Fruits, vegetables, nuts, beans, and Organic animal products are not subsidized. Thus, the most unhealthy foods are the cheapest, and the healthiest foods are the most expensive.
There can really only be one solution to this situation.
To be more conscious of our choices!
There are ways to be healthy in our current society:
1. Eat more whole, raw fruits, vegetables, nuts, and beans.
To my knowledge, there are no studies linking these foods to cancer. You may run into the issue of pesticides being used, which leads me to my next point:
2. Try and consume Organic when possible.
Although more expensive, it may be worth it in the long run. If Organic is just out of your budget, try to consume foods with a peel. For example, mangoes, bananas, citrus, ect. have a naturaly protective barrier against pesticides.
However, foods such as blueberries, kale, spinach, strawberries, broccoli, and grapes, are best bought Organic because they lack a protective barrier. Again, if Organic is not possible, it is advisable to really scrub them before consuming, and there are some good fruit and vegetable washes that can help you do the job.
3. Buy Better Meat.
If you are an omnivore, it is highly advisable to avoid industrialized, mass-produced meat. The best option is wild game, but that is not available to most people. The next reasonable option is to consume grass-fed, wild-caught, free-range, cage-free, hormone-free products.
A healthier animal produces healthier food.
For example, the omega-3 to omega-6 fatty acid ratio is substantially better in grass-fed beef versus corn-fed beef. The cow’s diet turns the meat from an unhealthy inflammatory food to a healthy anti-inflammatory food.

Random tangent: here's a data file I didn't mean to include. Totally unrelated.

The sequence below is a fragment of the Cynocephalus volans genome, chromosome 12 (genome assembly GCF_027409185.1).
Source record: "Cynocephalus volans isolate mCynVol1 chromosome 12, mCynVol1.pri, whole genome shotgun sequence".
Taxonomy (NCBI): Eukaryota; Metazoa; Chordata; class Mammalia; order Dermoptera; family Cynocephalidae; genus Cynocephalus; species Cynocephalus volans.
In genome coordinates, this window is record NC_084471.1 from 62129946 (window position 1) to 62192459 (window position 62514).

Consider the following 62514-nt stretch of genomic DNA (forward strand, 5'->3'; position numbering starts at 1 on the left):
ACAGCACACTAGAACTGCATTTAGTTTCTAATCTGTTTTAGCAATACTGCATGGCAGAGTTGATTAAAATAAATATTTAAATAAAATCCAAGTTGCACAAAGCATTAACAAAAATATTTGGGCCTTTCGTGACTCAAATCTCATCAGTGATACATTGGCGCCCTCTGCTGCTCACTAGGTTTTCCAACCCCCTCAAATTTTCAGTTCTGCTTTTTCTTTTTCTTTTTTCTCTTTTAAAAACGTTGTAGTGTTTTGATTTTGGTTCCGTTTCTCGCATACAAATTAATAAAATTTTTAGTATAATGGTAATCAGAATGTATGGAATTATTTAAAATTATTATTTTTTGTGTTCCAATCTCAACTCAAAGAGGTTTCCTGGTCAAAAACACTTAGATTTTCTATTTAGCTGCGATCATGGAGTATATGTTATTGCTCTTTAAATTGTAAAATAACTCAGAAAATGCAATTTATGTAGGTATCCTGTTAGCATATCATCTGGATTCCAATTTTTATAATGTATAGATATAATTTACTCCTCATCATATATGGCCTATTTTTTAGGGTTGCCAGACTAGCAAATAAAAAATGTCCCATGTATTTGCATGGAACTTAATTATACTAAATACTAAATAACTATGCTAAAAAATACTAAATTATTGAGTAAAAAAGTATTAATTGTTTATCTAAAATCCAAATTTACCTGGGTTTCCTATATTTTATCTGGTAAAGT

4. Avoid Processed Foods
Let us be honest here. Most of us, at some level, consume processed foods. The goal is to limit these foods as much as possible. Avoid the aisles at supermarkets as much as possible. The more whole, raw, and less altered from its natural state, the better.
5. Stay Active.
It is amazing how many negative health aspects can be reversed with simple exercise. Get out there and break a sweat. This is something you will not regret.
I will leave it with that for now, but some other things to look into are our soaps, deoderants, shampoos, and fragrances. The results may surprise you.
What is great, however, is that there is almost always a healthier, albeit more expensive, counterpart to almost every unhealthy product on the market.
Be more conscious. Read some articles. Take control of your health. Be the healthy outcast. Be part of the 57% who do not get cancer.
And as one of my favorite philosophers states: “It is no measure of health to be well-adapted to a profoundly sick society.”
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About Danny Maman My name is Danny Maman. I have a real passion for health and fitness and enjoy having a life that revolves around this. I have my bachelor's degree in exercise science with a minor in allied health. I am also a certified personal trainer with ACE and am a former college basketball player.